pressure on net earnings.

FOREIGN BANKS' AFFILIATE SUPPORT CONSIDERATIONS

Moody's considers that, despite the adverse operating
environment, existing support assumptions regarding parent
companies' capacity and willingness to provide support remain
correctly positioned and are unaffected by this rating action. As
a result, nine Turkish subsidiaries of foreign banks continue to
benefit from an uplift above their BCA in the range of 1-3
notches.

WHAT COULD MOVE THE RATINGS UP/DOWN

Given the mostly negative outlooks on the long-term deposit and
debt ratings of Turkish banks, upgrades are unlikely in the near
future. There is also limited upside potential for the standalone
BCAs of the banks given the recent rating actions. For banks with
potentially weaker BCAs, standalone ratings could be downgraded
if the deterioration in the operating environment leads to a
significant weakening in refinancing capability, profitability
and asset quality of the banks.

Long-term deposit or debt ratings, which incorporate an uplift
from government support, could be affected by changes in the
sovereign rating, Moody's views on the government's willingness
to provide support, or sovereign ceilings.

Similarly, long-term deposit and debt ratings incorporating
uplift from affiliate support could also be affected if Moody's
views of parental rating and/or support incorporated into the
ratings change. This could reflect a deterioration of operating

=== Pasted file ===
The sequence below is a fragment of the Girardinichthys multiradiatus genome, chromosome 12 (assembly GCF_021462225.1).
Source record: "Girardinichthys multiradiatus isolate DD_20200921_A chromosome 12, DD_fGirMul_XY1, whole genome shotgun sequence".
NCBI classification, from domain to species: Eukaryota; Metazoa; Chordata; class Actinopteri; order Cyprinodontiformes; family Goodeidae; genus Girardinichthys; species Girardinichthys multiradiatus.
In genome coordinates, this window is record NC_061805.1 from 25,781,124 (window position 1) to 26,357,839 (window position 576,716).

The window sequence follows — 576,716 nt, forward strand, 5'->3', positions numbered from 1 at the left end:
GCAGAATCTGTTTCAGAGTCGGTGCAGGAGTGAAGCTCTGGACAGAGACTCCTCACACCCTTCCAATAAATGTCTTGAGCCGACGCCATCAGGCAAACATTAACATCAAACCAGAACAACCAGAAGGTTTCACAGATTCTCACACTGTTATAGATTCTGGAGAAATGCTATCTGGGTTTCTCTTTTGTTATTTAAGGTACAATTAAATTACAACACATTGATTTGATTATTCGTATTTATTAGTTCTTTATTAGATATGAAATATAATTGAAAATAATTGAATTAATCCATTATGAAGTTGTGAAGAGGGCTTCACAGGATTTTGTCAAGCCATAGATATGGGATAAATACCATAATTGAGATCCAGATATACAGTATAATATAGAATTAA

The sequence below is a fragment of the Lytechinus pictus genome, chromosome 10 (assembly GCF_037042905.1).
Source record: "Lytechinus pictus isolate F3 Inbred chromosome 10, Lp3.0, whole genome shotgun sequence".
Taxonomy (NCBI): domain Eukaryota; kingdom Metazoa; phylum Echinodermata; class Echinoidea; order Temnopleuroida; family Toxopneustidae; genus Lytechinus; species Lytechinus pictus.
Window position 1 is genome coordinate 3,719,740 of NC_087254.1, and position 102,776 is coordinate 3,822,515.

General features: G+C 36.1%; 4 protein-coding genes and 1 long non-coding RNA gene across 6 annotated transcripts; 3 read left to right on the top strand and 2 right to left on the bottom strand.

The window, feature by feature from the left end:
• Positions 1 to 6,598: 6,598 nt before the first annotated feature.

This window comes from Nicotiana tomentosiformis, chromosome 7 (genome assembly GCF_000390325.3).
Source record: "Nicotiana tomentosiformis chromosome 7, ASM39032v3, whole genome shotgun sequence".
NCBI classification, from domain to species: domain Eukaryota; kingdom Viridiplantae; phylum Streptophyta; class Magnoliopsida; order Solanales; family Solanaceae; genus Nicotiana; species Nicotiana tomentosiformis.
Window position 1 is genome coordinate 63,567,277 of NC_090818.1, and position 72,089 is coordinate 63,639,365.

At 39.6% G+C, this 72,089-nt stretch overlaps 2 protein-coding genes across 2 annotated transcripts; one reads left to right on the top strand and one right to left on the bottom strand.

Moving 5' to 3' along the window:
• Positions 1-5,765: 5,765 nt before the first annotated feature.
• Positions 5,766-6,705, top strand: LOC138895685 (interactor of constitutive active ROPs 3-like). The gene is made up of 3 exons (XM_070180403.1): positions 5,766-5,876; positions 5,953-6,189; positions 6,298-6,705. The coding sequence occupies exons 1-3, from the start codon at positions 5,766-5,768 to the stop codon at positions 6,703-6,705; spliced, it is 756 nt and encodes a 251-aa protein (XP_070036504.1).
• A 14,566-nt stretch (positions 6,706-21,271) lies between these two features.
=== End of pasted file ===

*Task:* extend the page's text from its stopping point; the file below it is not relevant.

conditions in Turkey leading to a parent having a lower incentive
to provide support to subsidiaries in the country.

T.C. Ziraat Bankasi (Ziraat)

The long-term foreign currency debt and local currency deposit
ratings of Ziraat Bank were affirmed at Ba1, and the outlook
changed to negative from stable. The bank's foreign currency
deposit rating was affirmed at Ba2 (constrained by the sovereign
ceiling at Ba2), and the outlook changed to negative from stable.
The BCA was affirmed at ba2.

The principal driver for the negative outlook is the change in
the outlook of the Turkish government's Ba1 debt rating to
negative from stable. While Moody's continues to assume a very
high probability of support for this fully government-owned bank,
the rating action reflects a potential weakening in the
government's capacity to provide support in case of need, as
signalled by the negative outlook on the Ba1 sovereign rating.

Although Moody's has affirmed Ziraat's standalone BCA given its
current resilience, the rating agency expects that Ziraat's
standalone credit profile will come under further pressure from